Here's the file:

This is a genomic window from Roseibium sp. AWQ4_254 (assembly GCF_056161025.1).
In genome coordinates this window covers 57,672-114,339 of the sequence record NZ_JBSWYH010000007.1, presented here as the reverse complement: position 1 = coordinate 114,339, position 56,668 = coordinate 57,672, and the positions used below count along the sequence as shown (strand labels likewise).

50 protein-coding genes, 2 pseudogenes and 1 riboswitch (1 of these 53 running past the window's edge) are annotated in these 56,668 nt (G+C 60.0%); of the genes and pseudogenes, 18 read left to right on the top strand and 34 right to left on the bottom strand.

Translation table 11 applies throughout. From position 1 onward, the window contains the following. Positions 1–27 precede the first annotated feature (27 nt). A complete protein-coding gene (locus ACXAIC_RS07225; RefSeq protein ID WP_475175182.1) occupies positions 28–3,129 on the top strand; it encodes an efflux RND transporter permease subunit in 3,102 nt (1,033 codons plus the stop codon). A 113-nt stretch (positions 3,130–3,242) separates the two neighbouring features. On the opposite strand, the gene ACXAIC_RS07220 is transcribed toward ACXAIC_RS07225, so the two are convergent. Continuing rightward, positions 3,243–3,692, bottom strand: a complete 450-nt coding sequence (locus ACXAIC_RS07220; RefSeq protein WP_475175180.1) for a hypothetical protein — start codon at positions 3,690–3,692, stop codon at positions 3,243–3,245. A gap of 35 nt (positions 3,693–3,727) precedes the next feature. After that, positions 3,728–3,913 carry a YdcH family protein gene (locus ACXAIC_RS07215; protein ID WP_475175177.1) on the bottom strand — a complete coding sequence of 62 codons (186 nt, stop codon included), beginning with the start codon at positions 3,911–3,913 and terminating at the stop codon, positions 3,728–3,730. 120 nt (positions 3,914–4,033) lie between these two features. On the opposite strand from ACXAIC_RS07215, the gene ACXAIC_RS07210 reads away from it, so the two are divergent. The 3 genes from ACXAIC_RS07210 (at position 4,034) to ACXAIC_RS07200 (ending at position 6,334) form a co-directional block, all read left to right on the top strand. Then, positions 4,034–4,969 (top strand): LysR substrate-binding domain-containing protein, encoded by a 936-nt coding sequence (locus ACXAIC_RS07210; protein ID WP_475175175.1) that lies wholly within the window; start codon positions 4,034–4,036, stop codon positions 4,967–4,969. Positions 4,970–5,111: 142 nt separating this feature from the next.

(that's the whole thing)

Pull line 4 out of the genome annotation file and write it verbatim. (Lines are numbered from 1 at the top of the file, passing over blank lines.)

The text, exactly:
Translation table 11 applies throughout. From position 1 onward, the window contains the following. Positions 1–27 precede the first annotated feature (27 nt). A complete protein-coding gene (locus ACXAIC_RS07225; RefSeq protein ID WP_475175182.1) occupies positions 28–3,129 on the top strand; it encodes an efflux RND transporter permease subunit in 3,102 nt (1,033 codons plus the stop codon). A 113-nt stretch (positions 3,130–3,242) separates the two neighbouring features. On the opposite strand, the gene ACXAIC_RS07220 is transcribed toward ACXAIC_RS07225, so the two are convergent. Continuing rightward, positions 3,243–3,692, bottom strand: a complete 450-nt coding sequence (locus ACXAIC_RS07220; RefSeq protein WP_475175180.1) for a hypothetical protein — start codon at positions 3,690–3,692, stop codon at positions 3,243–3,245. A gap of 35 nt (positions 3,693–3,727) precedes the next feature. After that, positions 3,728–3,913 carry a YdcH family protein gene (locus ACXAIC_RS07215; protein ID WP_475175177.1) on the bottom strand — a complete coding sequence of 62 codons (186 nt, stop codon included), beginning with the start codon at positions 3,911–3,913 and terminating at the stop codon, positions 3,728–3,730. 120 nt (positions 3,914–4,033) lie between these two features. On the opposite strand from ACXAIC_RS07215, the gene ACXAIC_RS07210 reads away from it, so the two are divergent. The 3 genes from ACXAIC_RS07210 (at position 4,034) to ACXAIC_RS07200 (ending at position 6,334) form a co-directional block, all read left to right on the top strand. Then, positions 4,034–4,969 (top strand): LysR substrate-binding domain-containing protein, encoded by a 936-nt coding sequence (locus ACXAIC_RS07210; protein ID WP_475175175.1) that lies wholly within the window; start codon positions 4,034–4,036, stop codon positions 4,967–4,969. Positions 4,970–5,111: 142 nt separating this feature from the next.